Wednesday, September 26, 2012

Changing Partners: Or Who Is Next?

Changing partners has been a point of discussion many times.  At some point I was convinced it was only people new to the scene who don't believe in changing partners in class, but it turns out I was wrong. There are some Lindy hop schools that explicitly say that you don't need to change partners if you don't want to.

Most of the time, though, you run into this phenomenon in beginners classes, where new couples wish to stay together. This post talks about why changing partners in class is good.

Here is a list of various facts:
Firstly, problems solve themselves.
      Have you ever noticed that the couples who don't change partners in a beginners class usually have the most problems and also the most questions? Sometimes simply changing partners a few times solves problems, answers questions, and helps people succeed.

Secondly, Lindy hop is a social dance and changing partners is one of the the best ways to learn how to social dance.  With each new partner, you get a variety of requests/responses and you learn how to adapt.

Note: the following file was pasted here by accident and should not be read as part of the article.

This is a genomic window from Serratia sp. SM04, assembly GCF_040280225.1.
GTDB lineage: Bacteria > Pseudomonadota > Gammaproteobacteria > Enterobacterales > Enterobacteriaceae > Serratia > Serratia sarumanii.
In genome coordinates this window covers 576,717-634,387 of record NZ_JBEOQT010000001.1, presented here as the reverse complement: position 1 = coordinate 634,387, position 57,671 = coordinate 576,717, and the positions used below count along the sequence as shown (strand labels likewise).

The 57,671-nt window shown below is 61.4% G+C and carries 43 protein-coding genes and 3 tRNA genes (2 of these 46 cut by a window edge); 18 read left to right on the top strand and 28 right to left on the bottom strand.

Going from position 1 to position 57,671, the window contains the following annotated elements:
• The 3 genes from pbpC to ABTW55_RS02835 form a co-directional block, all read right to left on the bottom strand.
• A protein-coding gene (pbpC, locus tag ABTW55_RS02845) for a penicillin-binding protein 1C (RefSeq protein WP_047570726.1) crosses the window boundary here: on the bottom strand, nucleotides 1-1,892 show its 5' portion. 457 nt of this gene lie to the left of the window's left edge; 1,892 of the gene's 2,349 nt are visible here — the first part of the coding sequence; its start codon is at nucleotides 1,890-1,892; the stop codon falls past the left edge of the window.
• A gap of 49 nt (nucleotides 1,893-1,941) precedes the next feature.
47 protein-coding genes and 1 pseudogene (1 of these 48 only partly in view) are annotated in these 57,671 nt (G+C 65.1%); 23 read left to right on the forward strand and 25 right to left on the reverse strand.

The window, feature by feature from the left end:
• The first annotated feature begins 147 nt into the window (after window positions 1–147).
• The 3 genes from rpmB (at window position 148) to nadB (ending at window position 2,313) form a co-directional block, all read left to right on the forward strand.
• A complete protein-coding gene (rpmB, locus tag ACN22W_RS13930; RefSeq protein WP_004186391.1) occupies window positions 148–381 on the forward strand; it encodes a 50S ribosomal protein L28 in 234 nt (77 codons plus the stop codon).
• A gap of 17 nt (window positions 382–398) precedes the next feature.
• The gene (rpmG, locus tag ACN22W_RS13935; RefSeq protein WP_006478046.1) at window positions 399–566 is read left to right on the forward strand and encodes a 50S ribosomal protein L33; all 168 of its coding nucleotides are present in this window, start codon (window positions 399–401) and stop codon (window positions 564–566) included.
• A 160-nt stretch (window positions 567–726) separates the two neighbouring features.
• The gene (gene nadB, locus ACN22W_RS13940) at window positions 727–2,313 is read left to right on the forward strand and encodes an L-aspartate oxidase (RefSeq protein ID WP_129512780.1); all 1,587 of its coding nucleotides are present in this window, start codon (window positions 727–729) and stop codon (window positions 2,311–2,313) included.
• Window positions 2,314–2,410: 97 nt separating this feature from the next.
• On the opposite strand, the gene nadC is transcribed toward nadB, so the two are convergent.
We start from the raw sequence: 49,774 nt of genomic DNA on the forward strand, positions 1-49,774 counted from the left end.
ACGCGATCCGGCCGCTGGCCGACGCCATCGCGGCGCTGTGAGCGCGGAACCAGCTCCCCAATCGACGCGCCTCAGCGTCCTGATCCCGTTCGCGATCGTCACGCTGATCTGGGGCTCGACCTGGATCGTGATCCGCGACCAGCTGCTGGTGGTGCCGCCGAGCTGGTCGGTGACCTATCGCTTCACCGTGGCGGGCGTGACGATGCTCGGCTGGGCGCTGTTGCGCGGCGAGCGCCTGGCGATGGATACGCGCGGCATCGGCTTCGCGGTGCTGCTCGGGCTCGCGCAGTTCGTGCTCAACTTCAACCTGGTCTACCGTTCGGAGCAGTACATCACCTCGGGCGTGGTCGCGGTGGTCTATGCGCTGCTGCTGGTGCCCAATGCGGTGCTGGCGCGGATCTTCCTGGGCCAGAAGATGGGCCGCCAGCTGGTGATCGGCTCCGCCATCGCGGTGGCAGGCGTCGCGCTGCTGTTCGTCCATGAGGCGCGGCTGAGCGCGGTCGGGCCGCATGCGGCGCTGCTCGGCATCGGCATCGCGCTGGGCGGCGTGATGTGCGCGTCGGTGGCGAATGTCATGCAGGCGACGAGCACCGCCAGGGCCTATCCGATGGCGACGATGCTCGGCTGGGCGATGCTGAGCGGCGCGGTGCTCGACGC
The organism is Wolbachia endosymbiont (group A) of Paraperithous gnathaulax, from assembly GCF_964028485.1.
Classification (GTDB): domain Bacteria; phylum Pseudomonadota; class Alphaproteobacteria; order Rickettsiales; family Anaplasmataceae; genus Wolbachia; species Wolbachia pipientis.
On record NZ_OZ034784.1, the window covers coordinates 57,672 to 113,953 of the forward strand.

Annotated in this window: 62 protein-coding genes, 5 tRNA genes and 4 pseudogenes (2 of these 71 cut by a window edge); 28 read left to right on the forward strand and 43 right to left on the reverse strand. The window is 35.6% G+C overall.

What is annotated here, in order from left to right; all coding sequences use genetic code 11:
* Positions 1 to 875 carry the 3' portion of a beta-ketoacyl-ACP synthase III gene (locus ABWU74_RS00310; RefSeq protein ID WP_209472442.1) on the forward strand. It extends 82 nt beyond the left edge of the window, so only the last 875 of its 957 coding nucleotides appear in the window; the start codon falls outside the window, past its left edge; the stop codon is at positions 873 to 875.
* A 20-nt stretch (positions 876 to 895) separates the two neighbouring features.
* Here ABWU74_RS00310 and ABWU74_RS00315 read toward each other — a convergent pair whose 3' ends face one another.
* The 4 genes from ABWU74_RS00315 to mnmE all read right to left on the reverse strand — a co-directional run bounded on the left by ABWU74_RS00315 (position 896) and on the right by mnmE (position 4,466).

Leading and following is much like a conversation. So, unless everybody already knows how to speak understandably, without errors and mumbling, as well as to how to listen and respond, there is a good chance that they'll miss parts of the conversation (or even the entire thing!).

What happens when you change partners?
What happens is that you can test your conversation capabilities by having the same conversation start with a variety of people.  This will give varying results and the easiest and clearest feedback to refine your actions.

Another advantage to rotating partners is that it allows students to get to know the "other half" of the class. This contributes to a more relaxed atmosphere, which is good for learning.